House 1: I am a 4 bedroomed house with a large garden, occupied by a couple in their 70s. They bought me in the 1970s with a mortgage based on the husband’s income alone. They own me outright. I am now worth 15 times what they originally paid for me. Their two grown up children are raising families of their own in other towns, but twice a year they come back to visit and I am full of laughter and noise again.
For the rest of the year, the couple who live here have three more bedrooms than they really need and a lot more garden than they can manage.
A think-tank has suggested that the couple should be given tax incentives to move to a smaller home. Perhaps one with only two spare bedrooms rather than three. Maybe a stamp duty rebate? It’s just a suggestion. No one will be coerced or punished for not moving. It’s just free money if you do. Think about it, eh?
(Naturally the couple who live here are outraged by the disrespect for the older generation that this idea displays).
Follow the discussion here:
House 2: I am a small two-bedroomed social housing flat. My occupiers are a couple in their early thirties. They long to have children but the husband’s long term illness rules this out now. He does not work due to his disability. His wife is his full time carer. Both are on benefits. Two days a week they look after, for free, her young niece so that her sister can go out work. I like those days the best – I am at my liveliest then, and I can see that my occupiers like to be close to their niece and are pleased to help out.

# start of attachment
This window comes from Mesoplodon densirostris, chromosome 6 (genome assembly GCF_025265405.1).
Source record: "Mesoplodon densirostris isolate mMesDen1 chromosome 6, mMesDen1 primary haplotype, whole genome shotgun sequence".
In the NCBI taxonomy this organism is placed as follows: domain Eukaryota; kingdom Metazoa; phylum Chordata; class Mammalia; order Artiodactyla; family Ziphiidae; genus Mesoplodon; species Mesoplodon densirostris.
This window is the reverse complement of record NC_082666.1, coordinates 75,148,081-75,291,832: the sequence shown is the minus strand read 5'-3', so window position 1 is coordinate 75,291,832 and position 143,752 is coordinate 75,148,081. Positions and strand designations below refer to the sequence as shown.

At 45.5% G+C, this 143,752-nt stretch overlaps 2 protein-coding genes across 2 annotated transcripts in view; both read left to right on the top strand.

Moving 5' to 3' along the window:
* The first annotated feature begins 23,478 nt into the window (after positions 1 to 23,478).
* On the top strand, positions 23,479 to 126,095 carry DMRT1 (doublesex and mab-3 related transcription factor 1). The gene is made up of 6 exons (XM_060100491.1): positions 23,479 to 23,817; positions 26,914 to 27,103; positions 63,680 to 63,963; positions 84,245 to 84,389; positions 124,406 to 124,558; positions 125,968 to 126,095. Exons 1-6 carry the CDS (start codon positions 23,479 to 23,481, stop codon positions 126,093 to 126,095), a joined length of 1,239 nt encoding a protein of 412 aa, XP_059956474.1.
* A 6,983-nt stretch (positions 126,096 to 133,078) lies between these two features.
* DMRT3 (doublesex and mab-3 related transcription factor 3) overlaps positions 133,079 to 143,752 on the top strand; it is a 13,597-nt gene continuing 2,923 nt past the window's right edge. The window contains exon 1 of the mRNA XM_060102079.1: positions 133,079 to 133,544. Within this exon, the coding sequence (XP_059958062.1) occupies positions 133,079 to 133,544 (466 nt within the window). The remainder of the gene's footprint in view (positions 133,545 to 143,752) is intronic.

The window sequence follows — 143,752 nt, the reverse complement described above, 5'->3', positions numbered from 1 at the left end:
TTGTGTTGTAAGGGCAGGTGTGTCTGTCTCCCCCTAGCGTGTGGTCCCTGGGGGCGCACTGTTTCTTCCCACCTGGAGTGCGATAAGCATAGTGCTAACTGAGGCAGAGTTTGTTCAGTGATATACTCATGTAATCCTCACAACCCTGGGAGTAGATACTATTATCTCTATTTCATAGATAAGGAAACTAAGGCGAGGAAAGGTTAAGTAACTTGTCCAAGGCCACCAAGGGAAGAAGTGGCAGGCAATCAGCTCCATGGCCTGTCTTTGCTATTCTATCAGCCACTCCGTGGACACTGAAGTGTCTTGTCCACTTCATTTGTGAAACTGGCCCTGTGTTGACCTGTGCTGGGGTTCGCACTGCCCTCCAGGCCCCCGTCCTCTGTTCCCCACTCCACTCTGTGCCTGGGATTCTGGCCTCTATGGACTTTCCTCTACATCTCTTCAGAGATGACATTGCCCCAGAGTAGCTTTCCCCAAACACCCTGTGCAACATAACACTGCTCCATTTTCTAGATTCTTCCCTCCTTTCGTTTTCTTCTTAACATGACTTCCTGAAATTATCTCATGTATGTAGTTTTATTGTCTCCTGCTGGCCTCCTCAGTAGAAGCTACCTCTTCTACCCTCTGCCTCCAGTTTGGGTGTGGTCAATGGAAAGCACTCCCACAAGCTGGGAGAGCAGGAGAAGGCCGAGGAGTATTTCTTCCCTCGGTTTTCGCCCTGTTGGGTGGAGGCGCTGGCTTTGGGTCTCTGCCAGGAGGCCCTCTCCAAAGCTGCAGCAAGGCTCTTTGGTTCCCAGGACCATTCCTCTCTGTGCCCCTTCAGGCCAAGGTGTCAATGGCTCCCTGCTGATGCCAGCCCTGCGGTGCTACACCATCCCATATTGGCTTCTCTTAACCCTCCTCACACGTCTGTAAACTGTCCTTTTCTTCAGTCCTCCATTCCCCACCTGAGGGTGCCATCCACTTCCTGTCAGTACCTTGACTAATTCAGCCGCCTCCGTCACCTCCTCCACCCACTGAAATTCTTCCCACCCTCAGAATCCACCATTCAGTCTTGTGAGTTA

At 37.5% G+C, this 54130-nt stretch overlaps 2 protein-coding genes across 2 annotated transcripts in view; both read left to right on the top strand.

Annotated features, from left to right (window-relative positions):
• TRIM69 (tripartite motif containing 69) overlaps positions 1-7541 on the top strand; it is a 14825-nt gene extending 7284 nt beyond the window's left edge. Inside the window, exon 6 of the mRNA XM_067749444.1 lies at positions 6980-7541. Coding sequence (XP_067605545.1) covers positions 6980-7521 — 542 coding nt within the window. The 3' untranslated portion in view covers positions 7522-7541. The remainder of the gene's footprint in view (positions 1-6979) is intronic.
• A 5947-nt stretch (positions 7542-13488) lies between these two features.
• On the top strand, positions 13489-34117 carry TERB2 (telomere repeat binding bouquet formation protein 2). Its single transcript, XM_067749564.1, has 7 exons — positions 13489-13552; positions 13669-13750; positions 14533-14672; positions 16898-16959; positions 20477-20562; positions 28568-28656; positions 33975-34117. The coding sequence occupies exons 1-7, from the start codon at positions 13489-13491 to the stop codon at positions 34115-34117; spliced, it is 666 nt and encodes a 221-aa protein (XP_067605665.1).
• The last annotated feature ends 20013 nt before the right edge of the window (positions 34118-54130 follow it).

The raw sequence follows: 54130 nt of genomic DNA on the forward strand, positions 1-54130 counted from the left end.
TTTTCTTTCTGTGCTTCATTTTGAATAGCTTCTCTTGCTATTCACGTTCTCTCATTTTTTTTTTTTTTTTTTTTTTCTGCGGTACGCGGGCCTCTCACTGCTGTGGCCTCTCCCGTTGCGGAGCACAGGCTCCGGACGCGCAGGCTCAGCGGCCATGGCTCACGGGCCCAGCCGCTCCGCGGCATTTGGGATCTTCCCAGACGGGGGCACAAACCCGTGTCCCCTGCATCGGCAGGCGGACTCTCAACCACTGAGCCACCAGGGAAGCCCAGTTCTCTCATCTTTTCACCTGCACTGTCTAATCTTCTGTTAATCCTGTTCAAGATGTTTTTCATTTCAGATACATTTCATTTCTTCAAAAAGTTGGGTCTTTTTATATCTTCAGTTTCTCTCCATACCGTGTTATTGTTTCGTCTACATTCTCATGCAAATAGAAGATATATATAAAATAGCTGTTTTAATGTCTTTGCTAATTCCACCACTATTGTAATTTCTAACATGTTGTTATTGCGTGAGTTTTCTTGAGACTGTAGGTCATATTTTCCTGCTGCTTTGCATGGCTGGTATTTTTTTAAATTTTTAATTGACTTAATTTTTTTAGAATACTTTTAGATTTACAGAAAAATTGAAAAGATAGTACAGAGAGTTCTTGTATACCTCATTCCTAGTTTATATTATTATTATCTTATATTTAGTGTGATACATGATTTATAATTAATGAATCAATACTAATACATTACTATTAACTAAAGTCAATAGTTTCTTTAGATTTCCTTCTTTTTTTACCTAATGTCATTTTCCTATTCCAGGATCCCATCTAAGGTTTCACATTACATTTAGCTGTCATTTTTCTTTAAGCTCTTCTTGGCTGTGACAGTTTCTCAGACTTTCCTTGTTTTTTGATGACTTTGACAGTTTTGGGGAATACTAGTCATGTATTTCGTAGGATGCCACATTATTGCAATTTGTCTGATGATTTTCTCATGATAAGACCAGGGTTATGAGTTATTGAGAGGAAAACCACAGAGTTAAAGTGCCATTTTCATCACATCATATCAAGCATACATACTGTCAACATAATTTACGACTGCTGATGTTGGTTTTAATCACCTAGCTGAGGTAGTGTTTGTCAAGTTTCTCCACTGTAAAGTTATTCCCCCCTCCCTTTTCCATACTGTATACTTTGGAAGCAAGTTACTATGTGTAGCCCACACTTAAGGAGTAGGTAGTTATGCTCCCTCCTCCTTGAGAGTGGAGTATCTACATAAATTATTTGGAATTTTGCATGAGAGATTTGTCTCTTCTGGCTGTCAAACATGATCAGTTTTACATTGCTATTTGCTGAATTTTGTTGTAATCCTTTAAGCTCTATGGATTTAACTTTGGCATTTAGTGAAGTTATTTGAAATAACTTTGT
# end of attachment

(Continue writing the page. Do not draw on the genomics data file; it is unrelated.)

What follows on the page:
The govt regards me as under-occupied because I have a ‘spare’ room. My occupiers must move out. If they do not do so their benefits will be reduced. There are no local one-bedroomed flats available so my occupiers will have to relocate to another town. They will no longer be able to care for their niece, whose mother will – in turn – lose her job. It’s a shame I suppose but why should taxpayers money pay for a half-empty house?
Consider this issue here: http://www.guardian.co.uk/politics/2011/oct/23/social-housing-windows-welfare…
House 3: I am a large family home in a lovely seaside location. I say ‘family home’ but I don’t actually have a family that lives in me all the time. ‘My’ family lives somewhere else, but they bought me as an investment holiday let which means that for 70 days of the year and sometimes more, other families do come and stay in me. That’s nice. The rest of the time I am empty. There are 245,000 other houses a bit like me. Empty most of the year. We’re a bit like spare bedrooms in a way. Only we’re ‘spare houses’. When my family first bought me they used to say that I was “a luxury from which it was hard to derive a significant income”. But now that’s changed. I have become a “year-round investment”.
That sounds good, doesn’t it? Although it might be nice to be actually lived in all the time.
Still there are already lots of good tax breaks for having a spare house.
Find out more about them here: http://www.telegraph.co.uk/finance/personalfinance/7948047/Number-of-second-h…
So to summarise:
If you are in social housing and have one spare room, shape up or ship out. We’ll take your benefits away to help you focus your mind.
If you own your own home and have more than two spare rooms, have a think about whether you might want to downsize. If you do, there’s some money in it for you.
If you’re part of the 1% of households* that’s got a whole spare house, well just keep on making the most of those tax breaks.
The Tale of Three Houses. In case you’re wondering…it’s the worst of times.
(*Calculated on the basis that there are approx 245,000 second homes in the UK and approx 25million households. Roughly.)